KIMBALL – As noted elsewhere, August was an interesting month, weather wise.
Also interesting is the fact that I was once again surprised to find August gone and summer fading so soon. Each year it seems that September sneaks up on me. And just as with every September, while I’m glad to see the heat abate and the evenings become crisp, I’m also slightly disappointed to realize that there’s no way I’m going to complete all of my summer projects. If the weather cooperates I’ll finish about a third of my cross-fencing project. Ah well, something to do next year.
I spend a lot of time outdoors in nature.
Although it’s probably more time than many modern, first-world humans spend, my exposure to nature is sharply limited. During the time of easy living -- those months of late spring, summer, and early autumn -- I may put in 14-16 hour days outside, however, I spend much more time indoors in the winter. All in all, my year-round average daily outside time is probably more like four to six hours.
Location-wise, my exposure is also sharply limited. Nearly all of that time is spent on a few square miles of the ranch. I know the ranch pretty well, and some might say I know it intimately, but that’s not really so. I’m very familiar with the geology and topography and surface biosphere and climate, but I know next to nothing about what goes on beneath the surface, or indeed, above the surface. I occasionally visit at night, but more than 99 percent of my active outside time is between dawn and dusk.
I see a lot of stuff and I think about a lot of stuff and over the years I’ve developed a solid general understanding of the seasonal ebb and flow of the place, of the wide variation that makes every moment distinctly unique within the framework of seasonal and annual norms.
But that’s just general knowledge and experience. I’m anything but an expert.
The other day I observed what I believe to be a long-tailed weasel. I took some pictures and shot a bit of video.
This weasel appeared to be quite different from the one I saw last spring, which was the first weasel I’d ever seen in the wild and the first one I’d ever seen on the ranch.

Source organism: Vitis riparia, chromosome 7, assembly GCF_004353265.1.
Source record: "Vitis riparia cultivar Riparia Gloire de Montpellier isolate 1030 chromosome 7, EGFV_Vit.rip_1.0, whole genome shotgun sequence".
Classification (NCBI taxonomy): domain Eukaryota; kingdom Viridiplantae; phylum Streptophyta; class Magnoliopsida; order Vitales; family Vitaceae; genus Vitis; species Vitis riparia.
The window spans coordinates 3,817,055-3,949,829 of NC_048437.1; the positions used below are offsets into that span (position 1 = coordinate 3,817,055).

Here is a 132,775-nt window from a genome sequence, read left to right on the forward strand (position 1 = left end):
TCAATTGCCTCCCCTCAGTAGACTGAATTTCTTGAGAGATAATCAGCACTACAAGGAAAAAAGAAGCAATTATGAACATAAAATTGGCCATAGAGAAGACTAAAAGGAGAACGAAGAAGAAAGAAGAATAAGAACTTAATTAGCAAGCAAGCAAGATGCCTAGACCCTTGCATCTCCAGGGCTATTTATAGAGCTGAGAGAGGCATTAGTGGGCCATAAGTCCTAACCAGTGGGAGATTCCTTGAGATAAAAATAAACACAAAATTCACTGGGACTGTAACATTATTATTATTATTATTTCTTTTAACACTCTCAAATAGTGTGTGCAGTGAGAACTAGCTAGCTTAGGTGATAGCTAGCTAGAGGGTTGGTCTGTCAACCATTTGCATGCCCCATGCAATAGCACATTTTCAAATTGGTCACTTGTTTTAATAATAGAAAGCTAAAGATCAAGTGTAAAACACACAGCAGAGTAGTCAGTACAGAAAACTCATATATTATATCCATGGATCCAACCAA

That’s perhaps not as surprising as it might be. The ranch is large, weasels are small, and they seem to tend toward nocturnal behavior. Badgers are much larger, and I see evidence of their presence all the time, but I only see them very rarely. Like once a
decade or so.
The weasel I saw this week was a third again larger than the one I saw last year, and it’s coloration was darker.
I did a bit of study and came to the conclusion that the one I observed last year was a female, and the one I saw this week a male. I also think that the one I saw last year may have been near the end of it’s winter color change, for it was lighter overall and had a good bit of white on its face. Many North American weasels change to white during the winter, you see, and this includes the long-tailed weasel. The one I saw this week was wearing a full summer suit.
Something didn’t seem right though, so I did a little more research and a little more digging.
Any number of publications confirm that the long-tailed weasel (Mustela frenata) is native to Nebraska. Any number of publications also confirm that the stoat, or short-tailed weasel (Mustela erminea), also called the Ermine, is absent from Nebraska.
The only real similarity between the two is the black-tipped tail. The Ermine is much smaller and has distinctly different markings.
Most of the range maps for Ermine distribution follow the border of the Nebraska Panhandle precisely. They are present and secure in Wyoming and Colorado, yet absent in the Panhandle, somehow barred from access by a man-made and invisible line.
It’s impossible for me to say for sure. I’m going by images only. But I’m thinking that last year’s weasel may have been an Ermine, while this week’s weasel was almost certainly the long-tailed weasel.
It’s an interesting puzzle.